THE recent fire which caused significant damage to The Fleece in Addingham, one of the finest old coaching inns in the Yorkshire Dales, was a sharp reminder of a very special part of Dales heritage which is at considerable risk.

The dramatic technical improvements in the construction and surfacing of public roads in the 18th and 19th century, in particular the building of several new turnpikes, or toll roads, had a huge impact on the Yorkshire Dales. It was an industry which helped to develop many of the attractive smaller towns and larger village of the Dales we see today.

Better surfaced and engineered roads cut journey times across the whole of England, but especially so in the steep-sided and until that time often inhospitable valleys of the Pennines.

The new roads made lots of journeys possible which in previous centuries would have been extremely difficult if not impossible, especially in the winter months when road became little more than deeply rutted, waterlogged tracks, with constant risk of a coach or waggon being overturned in some deep pothole with resultant injury or even death. Sensible people didn’t venture out on long journeys between October and April, and at any time of the year it was only a minority of people who could even afford to travel.

In days when the local parishes had to repair the highway, there was little incentive to improve roads.

The new turnpike system - far from popular when first introduced - was to raise cash from local landowners and merchants through a Turnpike Trust, which then charged every user a fee for passing the spiked gate or turnpike.

Fine examples of such turnpikes in the Craven area still largely in use as our modern roads. These include the Keighley-Kendal (1753), Lancaster-Richmond (1751), and the Tadcaster-Skipton (1773), and a very late example, Skipton-Cracoe built in 1853.

Good well drained roads, with smooth surfaces of crushed stones – later sealed with tar to produce Tarmacdam - enabled coaches to be built with springs to reduce the discomfort of a ride. As well a private coaches, there were the public stage coaches, each “stage” of the journey being a charged at a standard rate, a system which continues with modern bus and coach services.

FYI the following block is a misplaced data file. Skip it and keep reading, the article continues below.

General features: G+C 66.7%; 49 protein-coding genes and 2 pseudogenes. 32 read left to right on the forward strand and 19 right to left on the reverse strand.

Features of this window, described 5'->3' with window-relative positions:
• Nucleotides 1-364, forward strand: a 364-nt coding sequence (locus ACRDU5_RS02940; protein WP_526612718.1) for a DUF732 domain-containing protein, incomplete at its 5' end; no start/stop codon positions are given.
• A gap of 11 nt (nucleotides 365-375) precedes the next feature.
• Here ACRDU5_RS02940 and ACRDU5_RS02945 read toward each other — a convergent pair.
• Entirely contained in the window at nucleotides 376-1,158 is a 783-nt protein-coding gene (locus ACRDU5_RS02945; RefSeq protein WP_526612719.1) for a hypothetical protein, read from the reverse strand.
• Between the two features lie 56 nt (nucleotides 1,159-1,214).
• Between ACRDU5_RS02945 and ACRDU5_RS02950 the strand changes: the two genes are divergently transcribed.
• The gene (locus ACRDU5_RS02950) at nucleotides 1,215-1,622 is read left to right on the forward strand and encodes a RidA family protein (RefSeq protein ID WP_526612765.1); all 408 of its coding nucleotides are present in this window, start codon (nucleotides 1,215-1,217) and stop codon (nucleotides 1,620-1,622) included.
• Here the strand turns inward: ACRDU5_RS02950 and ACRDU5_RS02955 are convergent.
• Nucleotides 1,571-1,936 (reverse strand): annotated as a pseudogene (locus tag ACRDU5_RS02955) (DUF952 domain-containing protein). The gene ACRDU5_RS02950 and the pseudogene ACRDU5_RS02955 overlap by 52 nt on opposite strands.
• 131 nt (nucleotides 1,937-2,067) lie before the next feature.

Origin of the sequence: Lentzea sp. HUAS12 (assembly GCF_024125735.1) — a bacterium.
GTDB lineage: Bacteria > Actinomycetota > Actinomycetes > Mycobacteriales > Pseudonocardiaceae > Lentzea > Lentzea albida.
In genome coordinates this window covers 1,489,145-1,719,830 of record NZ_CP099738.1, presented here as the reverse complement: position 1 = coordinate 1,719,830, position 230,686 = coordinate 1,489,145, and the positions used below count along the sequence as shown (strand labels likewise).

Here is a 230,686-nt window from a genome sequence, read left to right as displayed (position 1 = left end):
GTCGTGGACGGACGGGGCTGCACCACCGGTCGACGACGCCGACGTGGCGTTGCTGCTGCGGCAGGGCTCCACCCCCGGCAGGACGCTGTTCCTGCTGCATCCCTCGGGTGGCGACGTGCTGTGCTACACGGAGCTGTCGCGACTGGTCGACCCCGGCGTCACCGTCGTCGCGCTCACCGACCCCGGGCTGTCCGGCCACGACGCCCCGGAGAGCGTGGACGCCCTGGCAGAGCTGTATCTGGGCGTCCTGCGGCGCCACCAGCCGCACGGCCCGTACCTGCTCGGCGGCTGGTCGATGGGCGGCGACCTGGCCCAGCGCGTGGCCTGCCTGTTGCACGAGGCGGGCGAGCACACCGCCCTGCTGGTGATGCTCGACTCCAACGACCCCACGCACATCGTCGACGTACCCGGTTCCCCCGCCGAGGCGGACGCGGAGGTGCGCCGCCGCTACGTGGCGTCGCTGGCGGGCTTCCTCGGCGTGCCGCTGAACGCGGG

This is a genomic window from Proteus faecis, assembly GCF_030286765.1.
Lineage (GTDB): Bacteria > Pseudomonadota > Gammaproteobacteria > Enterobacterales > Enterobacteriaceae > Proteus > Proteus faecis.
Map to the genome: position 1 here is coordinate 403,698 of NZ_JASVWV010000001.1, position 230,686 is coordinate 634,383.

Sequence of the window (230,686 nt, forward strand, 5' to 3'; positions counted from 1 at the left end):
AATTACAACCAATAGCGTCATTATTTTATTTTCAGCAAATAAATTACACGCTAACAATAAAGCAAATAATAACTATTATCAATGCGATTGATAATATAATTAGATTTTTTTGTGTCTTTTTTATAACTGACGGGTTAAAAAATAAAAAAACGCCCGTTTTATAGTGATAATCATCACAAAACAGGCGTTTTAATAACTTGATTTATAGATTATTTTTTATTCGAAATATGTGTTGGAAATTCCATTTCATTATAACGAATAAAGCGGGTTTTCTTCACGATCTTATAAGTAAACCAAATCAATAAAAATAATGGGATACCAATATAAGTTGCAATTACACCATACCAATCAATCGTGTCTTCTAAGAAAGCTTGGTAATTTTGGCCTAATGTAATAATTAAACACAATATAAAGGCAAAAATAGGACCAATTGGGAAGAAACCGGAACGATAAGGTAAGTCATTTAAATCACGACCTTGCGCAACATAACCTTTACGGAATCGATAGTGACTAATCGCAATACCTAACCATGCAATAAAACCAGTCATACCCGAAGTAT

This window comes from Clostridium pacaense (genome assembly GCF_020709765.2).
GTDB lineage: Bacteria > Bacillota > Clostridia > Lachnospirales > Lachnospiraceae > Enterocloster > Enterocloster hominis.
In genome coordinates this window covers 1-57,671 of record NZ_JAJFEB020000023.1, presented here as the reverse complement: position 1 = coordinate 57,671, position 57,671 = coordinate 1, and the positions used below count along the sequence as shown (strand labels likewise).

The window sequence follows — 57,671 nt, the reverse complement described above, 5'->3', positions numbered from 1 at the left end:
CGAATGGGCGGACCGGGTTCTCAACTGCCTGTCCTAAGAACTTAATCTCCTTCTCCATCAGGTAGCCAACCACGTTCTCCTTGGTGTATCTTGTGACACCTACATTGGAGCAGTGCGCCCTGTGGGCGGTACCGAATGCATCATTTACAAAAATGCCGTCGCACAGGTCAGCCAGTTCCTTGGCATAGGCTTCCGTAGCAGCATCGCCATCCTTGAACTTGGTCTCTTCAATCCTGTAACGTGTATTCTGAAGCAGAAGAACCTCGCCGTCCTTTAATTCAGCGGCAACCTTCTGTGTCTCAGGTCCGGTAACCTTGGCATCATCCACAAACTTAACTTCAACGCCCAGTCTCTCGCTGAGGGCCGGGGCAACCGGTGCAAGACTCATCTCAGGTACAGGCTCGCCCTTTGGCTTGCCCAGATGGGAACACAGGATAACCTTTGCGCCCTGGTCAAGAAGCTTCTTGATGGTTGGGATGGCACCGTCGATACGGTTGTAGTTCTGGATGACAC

But the speed of the coach and distance it could travel depended on the strength – literally horse power – of the huge numbers of horses required to provide Britain’s transport system. Horses needed to be rested and fed as frequently as their human cargo. This required a chain of key stabling points where horses could be rested before hauling their next journey back.

A huge industry developed along the turnpike roads, with thousands of horses requiring to be stabled, fed, and tended by a large work force - ostlers, stable lads, grooms, cooks, chamber maids, a major source of local employment.

You can still plot many of our old coach roads on OS maps, and travel them by car, cycle or even on foot. Coaching towns developed at strategic intervals where horses had to be changed and they and coach passengers catered for – Otley, Ilkley, Addingham, Skipton, Gargrave, Settle, Clapham, Ingleton, and Kirkby Lonsdale are good examples.

A clue for the existence of a turnpike road are the handsome milestones, sometimes of stone, but usually of cast iron, indicating the distance to main towns but also the name of the turnpike. In a few places, where not destroyed by road widening, turnpike tollbooths, where cash was collected, survive. An example is near Settle on the main road into town.

There are still many fine coaching old inns in existence, such as the Black Horse in Skipton, the Swan in Gargrave, the Lion in Settle, and New Inn in Clapham. Kettlewell’s three pubs are less an indictment of drinking habits of locals, more a relic of the need to change horses and take refreshment before the gruelling climb over Park Rash to Middleham, another old coaching town.

Yet within a few years of the boom in coach travel in the 1820s and 1830s, there was collapse. The coming of railways and fast, powerful steam locomotives, saw a dramatic decline in coaching. By the 1860s it was all over. Railways were the main means of travel until private cars, motorways and Dr Beeching were to do to the railway in the 1960s the railway did to the coach network in the 1840s.

But the surviving relics of this once great era of travel are a part of our heritage, not just the turnpike roads themselves, especially the quieter, now by-passed sections, but also the parallel green ways such as Mark House Lane at Gargrave, or Langber Lane near Long Preston which lost their road traffic when the turnpike was built. The original Lancaster - Richmond turnpike of 1751 used the ancient Cam High Way between Ingleton, Ribblehead and Wensleydale, making Askrigg an important coaching stage. But when, in 1795, a less steep route through Widdale was opened, Hawes became the principle coaching town, and Askrigg suffered a decline. You can still see the bell outside the White Hart Inn in Hawes which was rung when the coach for Richmond was about to leave.

The old coaching inns, like the turnpike roads, are precious links to an important chapter in our history, and as such deserve to be protected against ignorance, neglect or even wilful damage. Once destroyed, they are gone forever.